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From the bridge came commands to the lookouts stationed in various parts of the French steamer. Orders flashed to the engine room, and the vessel lost way and floated under her momentum. As yet she was shrouded in darkness, the only lights glowing being those actually required to enable persons to see their way about. Below, of course, as long as the incandescents were shaded, they could be turned on, and many passengers, awakened by the concussion and the following sounds, illuminated their staterooms.
The lights that gleamed across the billows came from the convoying destroyers, and signals flashed from one to the other, though the meaning of them the moving picture boys could only guess at.
Immediately following the explosion, which seemed to come from the side of the Jeanne where Labenstein had flashed his signal, the German and the Frenchman had subsided into silence. Each one had given voice to an exclamation in his own tongue and then had hurried away.
And so occupied were Blake and his chums with what had gone on out there on the ocean—trying to guess what had happened—that they did not notice the departure of the two men.
"What's that you said it was?" asked Joe of his partner. "I mean the explosion."
"I think it was a depth charge," answered Blake. "One of the destroyers must have sighted a submarine and let go a bomb, with a heavy charge of explosive, which didn't go off until after it got to a certain depth below the surface. That's the new way of dealing with submarines, you know."
"I only hope they got this one, with a depth charge or any other way," remarked Charles Anderson. "Look, we're lighting up! I guess the danger must be over."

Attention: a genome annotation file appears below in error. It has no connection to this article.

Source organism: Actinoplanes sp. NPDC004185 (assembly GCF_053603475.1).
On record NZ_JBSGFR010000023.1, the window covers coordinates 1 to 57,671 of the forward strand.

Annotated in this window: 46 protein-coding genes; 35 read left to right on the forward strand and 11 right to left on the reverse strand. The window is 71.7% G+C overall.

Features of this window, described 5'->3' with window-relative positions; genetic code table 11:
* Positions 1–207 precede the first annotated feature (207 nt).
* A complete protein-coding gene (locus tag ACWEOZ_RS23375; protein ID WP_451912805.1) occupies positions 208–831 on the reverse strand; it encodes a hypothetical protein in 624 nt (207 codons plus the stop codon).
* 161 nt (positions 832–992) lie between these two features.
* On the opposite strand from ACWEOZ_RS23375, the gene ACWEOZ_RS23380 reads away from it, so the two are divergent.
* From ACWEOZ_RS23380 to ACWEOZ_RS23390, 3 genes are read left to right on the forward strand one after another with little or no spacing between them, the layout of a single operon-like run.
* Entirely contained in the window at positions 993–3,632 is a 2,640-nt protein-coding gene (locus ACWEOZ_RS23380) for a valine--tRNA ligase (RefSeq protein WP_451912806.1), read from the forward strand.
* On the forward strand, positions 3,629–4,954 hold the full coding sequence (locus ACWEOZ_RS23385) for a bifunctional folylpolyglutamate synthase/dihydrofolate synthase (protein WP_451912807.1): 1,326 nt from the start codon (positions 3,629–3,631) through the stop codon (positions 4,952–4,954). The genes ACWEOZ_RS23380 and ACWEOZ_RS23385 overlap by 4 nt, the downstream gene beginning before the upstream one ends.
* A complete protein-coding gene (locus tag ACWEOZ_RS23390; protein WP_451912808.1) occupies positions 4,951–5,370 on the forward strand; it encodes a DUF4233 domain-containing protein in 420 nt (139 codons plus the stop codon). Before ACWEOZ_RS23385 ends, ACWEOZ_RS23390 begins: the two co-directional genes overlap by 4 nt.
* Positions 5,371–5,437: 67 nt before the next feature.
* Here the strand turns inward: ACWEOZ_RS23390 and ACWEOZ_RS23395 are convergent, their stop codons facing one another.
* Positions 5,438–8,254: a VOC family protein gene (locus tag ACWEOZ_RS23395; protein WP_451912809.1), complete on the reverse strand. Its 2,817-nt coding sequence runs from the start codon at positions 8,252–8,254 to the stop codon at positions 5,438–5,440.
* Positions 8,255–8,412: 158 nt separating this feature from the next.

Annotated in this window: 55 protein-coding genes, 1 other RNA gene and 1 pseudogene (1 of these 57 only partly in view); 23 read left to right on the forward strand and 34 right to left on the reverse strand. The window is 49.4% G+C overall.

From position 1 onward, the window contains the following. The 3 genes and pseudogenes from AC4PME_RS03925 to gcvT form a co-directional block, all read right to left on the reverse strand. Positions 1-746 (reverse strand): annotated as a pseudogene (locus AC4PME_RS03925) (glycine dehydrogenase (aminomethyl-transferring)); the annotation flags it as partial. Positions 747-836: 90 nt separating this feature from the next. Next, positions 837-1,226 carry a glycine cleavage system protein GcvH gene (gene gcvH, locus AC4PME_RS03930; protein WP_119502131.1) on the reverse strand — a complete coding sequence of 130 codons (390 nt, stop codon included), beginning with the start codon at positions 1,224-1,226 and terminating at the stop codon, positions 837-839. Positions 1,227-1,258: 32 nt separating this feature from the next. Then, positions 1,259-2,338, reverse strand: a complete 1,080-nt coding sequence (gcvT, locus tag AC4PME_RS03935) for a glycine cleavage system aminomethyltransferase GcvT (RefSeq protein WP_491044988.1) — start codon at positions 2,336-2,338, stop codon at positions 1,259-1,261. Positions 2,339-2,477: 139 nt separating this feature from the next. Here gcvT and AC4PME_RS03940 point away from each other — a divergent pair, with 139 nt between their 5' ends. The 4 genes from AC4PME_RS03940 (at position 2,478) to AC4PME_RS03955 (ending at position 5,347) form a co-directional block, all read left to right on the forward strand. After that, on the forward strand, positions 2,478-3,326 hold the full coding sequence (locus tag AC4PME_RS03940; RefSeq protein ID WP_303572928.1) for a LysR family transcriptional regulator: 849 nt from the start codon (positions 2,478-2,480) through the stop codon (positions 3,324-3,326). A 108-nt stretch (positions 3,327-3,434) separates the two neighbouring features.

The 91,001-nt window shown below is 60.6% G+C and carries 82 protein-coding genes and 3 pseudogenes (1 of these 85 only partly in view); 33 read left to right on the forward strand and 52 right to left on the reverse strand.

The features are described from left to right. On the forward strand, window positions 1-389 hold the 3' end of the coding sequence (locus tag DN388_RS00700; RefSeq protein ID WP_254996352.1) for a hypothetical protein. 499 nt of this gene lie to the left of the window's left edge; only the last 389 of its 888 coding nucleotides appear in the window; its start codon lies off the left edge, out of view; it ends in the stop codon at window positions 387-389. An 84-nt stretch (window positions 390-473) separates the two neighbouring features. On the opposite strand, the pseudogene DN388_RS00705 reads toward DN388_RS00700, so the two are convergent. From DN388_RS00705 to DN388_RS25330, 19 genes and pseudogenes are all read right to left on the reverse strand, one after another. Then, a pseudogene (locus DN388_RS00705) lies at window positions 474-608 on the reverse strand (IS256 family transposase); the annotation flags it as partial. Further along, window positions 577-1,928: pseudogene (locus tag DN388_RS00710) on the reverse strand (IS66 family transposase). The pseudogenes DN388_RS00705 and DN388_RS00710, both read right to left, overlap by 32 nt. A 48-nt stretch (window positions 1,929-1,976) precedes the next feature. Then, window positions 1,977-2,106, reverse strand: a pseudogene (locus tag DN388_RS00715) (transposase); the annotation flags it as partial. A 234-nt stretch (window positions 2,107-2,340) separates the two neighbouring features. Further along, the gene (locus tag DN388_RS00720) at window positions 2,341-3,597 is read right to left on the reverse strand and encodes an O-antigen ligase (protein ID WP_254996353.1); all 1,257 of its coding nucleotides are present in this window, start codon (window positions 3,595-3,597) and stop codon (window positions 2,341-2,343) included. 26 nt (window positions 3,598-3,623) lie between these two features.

Lights were flashing on the deck of the Jeanne, and signals came from the destroyers. It was evident that messages were being sent to and fro.
And then, as passengers crowded up from their staterooms, some in a state of panic fearing a torpedo had been launched at the ship, another muffled explosion was heard, and in the glare of the searchlights from one of the convoying ships a column of water could be seen spurting up between the French steamer and the war vessel.
"That's caused by a depth charge," Blake announced. "They must be making sure of the submarine."
"If they haven't, we're a good target for her now," said Joe, as he noted the lights agleam on their steamer. "They're taking an awful chance, it seems to me."
"I guess the captain knows what he's doing," stated Blake. "He must have been signaled from the destroyers. We'll try to find out."
An officer went about among the passengers, calming them and telling them there was no danger now.
"But what happened?" asked Blake, and he and his chums waited eagerly for an answer.
"It was a submarine," was the officer's reply. "She came to attack us, trying to slip around or between our convoying ships. But one of the lookouts sighted her and depth charges were fired. The submarine came up, disabled, it seemed, but to make sure another charge was exploded beneath the surface. And that was the end of the Hun!" he cried.